It’s these factors, among others, that get missed in the blanket coverage of “brain drain.” Barbara Jancewicz said she prefers terms such as “brain circulation” which give a better picture of what’s going on.
Michael Clemens, economist and senior fellow at the Center for Global Development in Washington, also says brain drain” is an unhelpful term.
“It is common to define skilled migration as something that necessarily harms the countries that migrants leave. This has been true ever since a sensationalist newspaper coined the unfortunate term ‘brain drain’ in 1963, referring to British scientists emigrating from the UK.”
Clemens says the ability to emigrate in itself can be a driver of development: “Economic research has shown that the very possibility to emigrate with skills is a major reason that people in poor countries invest in skills in the first place, even though many such people do not end up leaving. That option also benefits developing countries through the formation of trade and investment networks, and transfers of remittances and skills.”
He says countries should try to maximize those economic benefits and use them to grow the economy. This is of course good in itself but it would also help entice high-skilled émigrés back home. Which brings us back to Poland.
Barbara Jancewicz says that if Poland really wants to retain its young people, it should focus on improving the overall economy. She also points out that this is already happening: “We can actually see that our economy keeps growing, and slowly the number of people that leaves is falling.” Indeed, Polish emigration has been falling since 2012 and the arrival of hundreds of thousands of Ukrainians since 2014 is helping to ease labor shortages in some sectors.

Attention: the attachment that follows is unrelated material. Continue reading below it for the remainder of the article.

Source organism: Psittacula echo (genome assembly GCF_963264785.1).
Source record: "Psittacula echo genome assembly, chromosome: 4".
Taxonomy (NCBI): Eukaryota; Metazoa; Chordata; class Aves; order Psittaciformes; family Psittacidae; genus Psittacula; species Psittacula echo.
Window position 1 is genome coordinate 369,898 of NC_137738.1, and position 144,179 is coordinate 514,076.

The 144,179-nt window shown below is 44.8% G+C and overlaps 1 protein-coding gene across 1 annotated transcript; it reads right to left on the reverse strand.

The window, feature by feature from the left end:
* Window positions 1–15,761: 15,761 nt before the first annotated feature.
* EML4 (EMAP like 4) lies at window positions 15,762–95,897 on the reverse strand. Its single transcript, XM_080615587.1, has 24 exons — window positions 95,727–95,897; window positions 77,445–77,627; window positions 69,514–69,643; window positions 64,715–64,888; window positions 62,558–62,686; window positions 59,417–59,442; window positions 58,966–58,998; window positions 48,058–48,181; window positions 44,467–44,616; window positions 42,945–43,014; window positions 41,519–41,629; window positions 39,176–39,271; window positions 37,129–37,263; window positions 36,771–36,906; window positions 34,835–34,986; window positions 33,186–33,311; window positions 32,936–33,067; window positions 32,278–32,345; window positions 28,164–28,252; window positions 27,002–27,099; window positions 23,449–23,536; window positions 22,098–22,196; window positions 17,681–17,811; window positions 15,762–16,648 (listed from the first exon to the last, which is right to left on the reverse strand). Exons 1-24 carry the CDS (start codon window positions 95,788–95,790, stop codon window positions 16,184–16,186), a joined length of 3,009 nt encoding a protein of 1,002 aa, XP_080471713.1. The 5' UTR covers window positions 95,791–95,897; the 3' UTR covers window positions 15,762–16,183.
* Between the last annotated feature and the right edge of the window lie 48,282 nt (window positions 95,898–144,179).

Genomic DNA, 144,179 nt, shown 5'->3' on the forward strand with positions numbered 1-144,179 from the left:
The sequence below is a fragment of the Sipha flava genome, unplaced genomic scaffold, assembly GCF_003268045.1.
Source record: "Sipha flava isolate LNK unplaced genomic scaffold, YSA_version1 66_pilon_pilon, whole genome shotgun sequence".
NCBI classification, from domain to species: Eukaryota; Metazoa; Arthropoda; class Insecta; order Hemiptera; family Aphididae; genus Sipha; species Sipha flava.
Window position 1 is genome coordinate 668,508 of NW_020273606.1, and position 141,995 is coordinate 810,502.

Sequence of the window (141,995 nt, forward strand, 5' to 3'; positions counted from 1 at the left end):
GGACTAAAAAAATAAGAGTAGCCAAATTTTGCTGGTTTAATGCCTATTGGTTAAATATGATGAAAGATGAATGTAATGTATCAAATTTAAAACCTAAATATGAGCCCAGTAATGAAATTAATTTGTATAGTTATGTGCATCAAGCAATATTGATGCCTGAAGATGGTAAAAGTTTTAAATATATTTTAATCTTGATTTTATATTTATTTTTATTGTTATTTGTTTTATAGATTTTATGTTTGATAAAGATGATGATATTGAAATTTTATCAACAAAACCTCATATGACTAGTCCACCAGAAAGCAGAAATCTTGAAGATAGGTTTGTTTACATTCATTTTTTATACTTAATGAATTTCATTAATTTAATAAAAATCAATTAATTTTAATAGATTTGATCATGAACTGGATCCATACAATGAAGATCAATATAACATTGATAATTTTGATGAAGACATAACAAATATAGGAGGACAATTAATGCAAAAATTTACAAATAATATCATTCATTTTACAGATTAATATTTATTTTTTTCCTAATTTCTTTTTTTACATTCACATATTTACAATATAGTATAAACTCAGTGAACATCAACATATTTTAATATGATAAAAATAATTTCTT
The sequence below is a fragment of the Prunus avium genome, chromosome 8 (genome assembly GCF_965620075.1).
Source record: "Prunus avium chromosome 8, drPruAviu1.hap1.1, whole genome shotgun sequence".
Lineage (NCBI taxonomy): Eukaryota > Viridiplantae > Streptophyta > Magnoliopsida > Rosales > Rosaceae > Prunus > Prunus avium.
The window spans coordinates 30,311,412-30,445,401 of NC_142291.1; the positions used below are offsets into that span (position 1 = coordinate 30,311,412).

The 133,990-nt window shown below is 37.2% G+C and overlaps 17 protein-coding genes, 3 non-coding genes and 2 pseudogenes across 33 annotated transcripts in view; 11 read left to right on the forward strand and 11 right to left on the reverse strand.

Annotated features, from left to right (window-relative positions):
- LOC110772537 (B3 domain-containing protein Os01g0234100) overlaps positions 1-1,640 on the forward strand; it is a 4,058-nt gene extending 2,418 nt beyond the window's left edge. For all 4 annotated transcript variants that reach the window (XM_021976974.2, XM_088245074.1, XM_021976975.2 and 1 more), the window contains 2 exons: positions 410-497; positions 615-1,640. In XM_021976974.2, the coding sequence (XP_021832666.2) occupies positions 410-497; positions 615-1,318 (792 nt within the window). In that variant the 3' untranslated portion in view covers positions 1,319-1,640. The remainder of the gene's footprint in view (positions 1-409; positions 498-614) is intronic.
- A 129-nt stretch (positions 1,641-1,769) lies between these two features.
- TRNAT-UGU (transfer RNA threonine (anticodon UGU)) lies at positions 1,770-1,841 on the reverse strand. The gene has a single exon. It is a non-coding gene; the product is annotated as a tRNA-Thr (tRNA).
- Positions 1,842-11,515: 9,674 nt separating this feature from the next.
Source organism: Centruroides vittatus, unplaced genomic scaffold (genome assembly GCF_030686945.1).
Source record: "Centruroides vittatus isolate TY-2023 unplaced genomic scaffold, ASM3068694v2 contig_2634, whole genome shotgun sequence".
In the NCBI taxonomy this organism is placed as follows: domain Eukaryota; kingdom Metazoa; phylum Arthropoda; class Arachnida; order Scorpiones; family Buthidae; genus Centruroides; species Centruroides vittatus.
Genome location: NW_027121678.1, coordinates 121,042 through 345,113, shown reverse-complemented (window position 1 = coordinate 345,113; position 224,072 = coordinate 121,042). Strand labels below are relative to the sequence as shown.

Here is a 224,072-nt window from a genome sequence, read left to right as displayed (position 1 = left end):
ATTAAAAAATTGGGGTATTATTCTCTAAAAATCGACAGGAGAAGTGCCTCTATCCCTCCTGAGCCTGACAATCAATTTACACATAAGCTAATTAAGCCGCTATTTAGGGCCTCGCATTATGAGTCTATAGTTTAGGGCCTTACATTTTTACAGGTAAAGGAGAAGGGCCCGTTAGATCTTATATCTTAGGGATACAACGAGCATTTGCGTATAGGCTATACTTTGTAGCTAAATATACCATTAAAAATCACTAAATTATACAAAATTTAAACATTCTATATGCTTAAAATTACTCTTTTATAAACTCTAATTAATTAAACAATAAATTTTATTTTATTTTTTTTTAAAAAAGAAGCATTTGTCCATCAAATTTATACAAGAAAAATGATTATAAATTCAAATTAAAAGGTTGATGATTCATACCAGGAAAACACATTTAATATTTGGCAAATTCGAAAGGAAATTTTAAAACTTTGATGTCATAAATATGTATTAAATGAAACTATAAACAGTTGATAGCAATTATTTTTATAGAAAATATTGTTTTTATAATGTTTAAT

She says the tax cut probably won’t do much to keep those who want to leave from doing so anyway, especially considering the free access they get to wealthier EU labor markets. And an age cut-off of 26 is probably a bit too low to entice people back, considering most people won’t migrate before their early 20s. It might, however, have some influence on young voters’ electoral preference as they feel the effect of the cut before October’s elections: “It’s obviously part of an election strategy of the governing party (PiS).”
Jancewicz says there are other more detailed fixes to the system overall that would be more beneficial than a headline-grabbing tax cut. For instance, she says a tax cut for women in work does not extend to maternity leave and thereby disincentivizes them from making more Polish people.
Ultimately though, Jancewicz says Polish migration is about the wealth gap between Poland and the richer EU countries and this tax cut doesn’t nearly go far enough to address that gap. Instead, policymakers should look to improving Poland’s economy overall: “People tend to move to richer countries and leave poorer countries. (The government should take) more of a general approach to reducing the tax wedge for everyone, especially for those who earn the least.”